Righting Wrongs: CA's Out-of-State Voluntary Disclosure Program.
One of the most common situations that gives rise to the need for voluntary tax disclosure is out-of-state internet retailers in the wake of the Supreme Court's Wayfair ruling.
Out with the Old, In with the New
Earlier this year, the United States Supreme Court overturned Quill Corp. v. North Dakota, which was previously the controlling precedent with regard to placing sales tax burdens on out-of-state retailers with no physical presence in the state at issue. In South Dakota v. Wayfair, Inc., the Supreme Court rejected the notion that a state cannot require an out-of-state retailer to collect and remit sales tax simply because that retailer has no physical connection with the taxing state.
What does that mean for non-Californian online retailers that sell into California? Businesses that use platforms such as Amazon to act as a marketplace for their products are commonly referred to as third-party sellers. California's tax code specifically requires third-party sellers that have entered into agreements with companies such as Amazon to collect and remit sales tax on tangible property sold to individuals or businesses within California if their annual sales into California exceed $1 million and their sales through affiliates (such as Amazon) exceed 310,000 annually [Cal. RTC Sec. 6203(c)(5)(A)].
The Supreme Court's ruling in Wayjair solidifies California's authority to enforce the sales tax withholding requirements.
Correcting Past Noncompliance in a Post-Wayfair World
As state taxing authorities now have the weight of the U.S. Supreme Court behind them, they likely will be strictly enforcing the withholding and remittance of sales tax from out-of-state retailers and will engage in audits to ensure compliance. Many out-of-state third-party sellers are looking to come into compliance with the California sales tax withholding laws, but are looking to avoid paying penalties associated with their prior noncompliance.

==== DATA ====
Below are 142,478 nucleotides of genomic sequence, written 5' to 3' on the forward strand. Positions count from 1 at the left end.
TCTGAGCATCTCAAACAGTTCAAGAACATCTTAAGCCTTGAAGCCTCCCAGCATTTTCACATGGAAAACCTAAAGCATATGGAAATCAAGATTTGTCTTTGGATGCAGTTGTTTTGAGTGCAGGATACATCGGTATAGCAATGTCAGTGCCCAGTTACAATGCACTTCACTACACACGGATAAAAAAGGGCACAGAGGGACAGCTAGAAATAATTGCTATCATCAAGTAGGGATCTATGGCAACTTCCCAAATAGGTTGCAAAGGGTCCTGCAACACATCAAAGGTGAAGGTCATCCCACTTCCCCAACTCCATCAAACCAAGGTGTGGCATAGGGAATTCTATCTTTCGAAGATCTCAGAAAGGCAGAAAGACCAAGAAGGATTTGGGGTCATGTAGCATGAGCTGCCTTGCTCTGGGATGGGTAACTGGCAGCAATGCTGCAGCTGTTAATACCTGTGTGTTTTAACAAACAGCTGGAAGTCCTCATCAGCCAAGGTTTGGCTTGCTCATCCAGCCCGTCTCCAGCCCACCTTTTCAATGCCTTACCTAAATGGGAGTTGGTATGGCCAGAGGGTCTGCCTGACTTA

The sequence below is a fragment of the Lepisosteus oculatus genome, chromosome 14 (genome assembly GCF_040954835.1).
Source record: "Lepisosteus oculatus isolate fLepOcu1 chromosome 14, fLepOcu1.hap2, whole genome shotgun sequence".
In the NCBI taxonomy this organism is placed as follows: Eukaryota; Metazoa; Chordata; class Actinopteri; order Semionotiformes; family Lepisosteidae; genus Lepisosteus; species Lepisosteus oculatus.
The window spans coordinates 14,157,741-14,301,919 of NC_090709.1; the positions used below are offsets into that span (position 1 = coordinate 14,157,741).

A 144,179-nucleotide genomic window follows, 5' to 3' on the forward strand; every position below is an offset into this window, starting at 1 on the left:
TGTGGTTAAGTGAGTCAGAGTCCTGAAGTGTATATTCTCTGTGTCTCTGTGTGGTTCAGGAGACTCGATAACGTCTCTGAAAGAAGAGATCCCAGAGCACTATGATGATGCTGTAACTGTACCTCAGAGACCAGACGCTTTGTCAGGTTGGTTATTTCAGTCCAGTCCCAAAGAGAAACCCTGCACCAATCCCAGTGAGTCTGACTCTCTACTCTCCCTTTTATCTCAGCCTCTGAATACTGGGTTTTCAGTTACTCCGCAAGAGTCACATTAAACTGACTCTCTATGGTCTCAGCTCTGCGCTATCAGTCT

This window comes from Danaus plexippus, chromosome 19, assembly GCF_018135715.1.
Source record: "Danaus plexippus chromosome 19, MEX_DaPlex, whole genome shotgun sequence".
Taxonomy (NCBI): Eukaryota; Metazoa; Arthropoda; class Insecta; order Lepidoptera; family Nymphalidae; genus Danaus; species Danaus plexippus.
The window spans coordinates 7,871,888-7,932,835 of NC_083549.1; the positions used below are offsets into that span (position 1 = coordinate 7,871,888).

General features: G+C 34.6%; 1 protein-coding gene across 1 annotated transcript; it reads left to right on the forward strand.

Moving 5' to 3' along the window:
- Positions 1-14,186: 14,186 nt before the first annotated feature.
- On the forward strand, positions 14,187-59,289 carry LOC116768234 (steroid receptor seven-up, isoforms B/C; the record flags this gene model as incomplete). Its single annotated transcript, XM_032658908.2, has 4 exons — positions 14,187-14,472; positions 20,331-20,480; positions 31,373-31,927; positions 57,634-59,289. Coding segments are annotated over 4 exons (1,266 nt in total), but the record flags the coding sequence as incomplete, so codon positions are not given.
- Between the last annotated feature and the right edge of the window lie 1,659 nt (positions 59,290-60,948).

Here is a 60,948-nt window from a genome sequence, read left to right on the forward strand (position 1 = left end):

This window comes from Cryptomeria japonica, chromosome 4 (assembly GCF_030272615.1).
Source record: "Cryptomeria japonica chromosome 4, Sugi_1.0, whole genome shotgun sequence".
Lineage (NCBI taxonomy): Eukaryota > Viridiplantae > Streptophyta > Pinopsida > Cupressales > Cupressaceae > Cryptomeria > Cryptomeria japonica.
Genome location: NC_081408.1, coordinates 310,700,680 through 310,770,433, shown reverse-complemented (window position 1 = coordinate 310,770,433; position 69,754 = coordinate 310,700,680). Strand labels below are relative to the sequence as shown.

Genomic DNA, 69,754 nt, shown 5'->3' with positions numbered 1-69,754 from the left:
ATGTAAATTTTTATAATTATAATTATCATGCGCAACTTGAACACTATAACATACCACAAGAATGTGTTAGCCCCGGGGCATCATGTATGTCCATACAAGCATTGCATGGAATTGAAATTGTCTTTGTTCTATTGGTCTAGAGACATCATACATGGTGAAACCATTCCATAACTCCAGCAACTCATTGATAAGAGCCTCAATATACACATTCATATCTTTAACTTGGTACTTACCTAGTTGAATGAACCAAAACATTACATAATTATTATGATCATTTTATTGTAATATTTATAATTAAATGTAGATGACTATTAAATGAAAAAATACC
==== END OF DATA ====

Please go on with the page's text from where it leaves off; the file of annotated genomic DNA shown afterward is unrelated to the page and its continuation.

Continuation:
RTC Sec. 6487.05 (the Out-of-State Voluntary Disclosure Program) was adopted to encourage out-of-state retailers to come forward and come into compliance with sales tax laws.
The California Department of Tax and Fee Administration administers the Out-of-State Voluntary Disclosure Program for businesses that:
* Are outside the state of California that have not been registered with the CDTFA;
* Are engaged in business in California (as defined in Sec. 6203, referenced above);
* Register voluntarily with the CDTFA;
* Have not been contacted by the CDTFA regarding its activities in California; and
* Had reasonable cause in failing to pay over the correct amount of tax (did not do so with the intent to evade taxes).
Out-of-state third-party sellers that take advantage of the Voluntary Disclosure Program benefit from the waiver of late filing and late payment penalties, as well as a reduced time limit (three years) for which the CDTFA may assess overdue use tax. Without the program, the CDTFA is within its right to assess overdue use tax for the eight previous tax years where appropriate. Program applicants also are able to receive a written opinion as to whether the CDTFA would approve their application based on the facts and circumstances presented anonymously.
Potential applicants and their tax professionals will need to work together to develop a description of the business and how it meets the criteria to participate in the program. This includes a detailed description of its business activities, specifically how products are marketed and sold to California customers. Finally, a description of the flow of goods to the customer after the order is placed must be provided.
Although third-party sellers have multi-state sales tax vendors available to them within the Amazon marketplace to automate the sales tax collection and remission process, going forward, future sales tax compliance does not correct prior noncompliance. Because the CDTFA's Out-of-State Voluntary Disclosure Program precludes applicants that have been contacted by the CDTFA with regard to their sales activity within California, applying for the program is a time-sensitive matter. As soon as the CDTFA inquires into an out-of-state third-party sellers' sales tax compliance, it's likely too late to take advantage of the benefits of the voluntary disclosure program.
by David W. Klasing, CPA, Esq.
David W. Klasing, CPA is the owner/operator of The Tax Law Offices of David W. Klasing. You can reach him at email@example.com.
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|Title Annotation:||CA Tax|
|Author:||Klasing, David W.|
|Date:||Jan 1, 2019|
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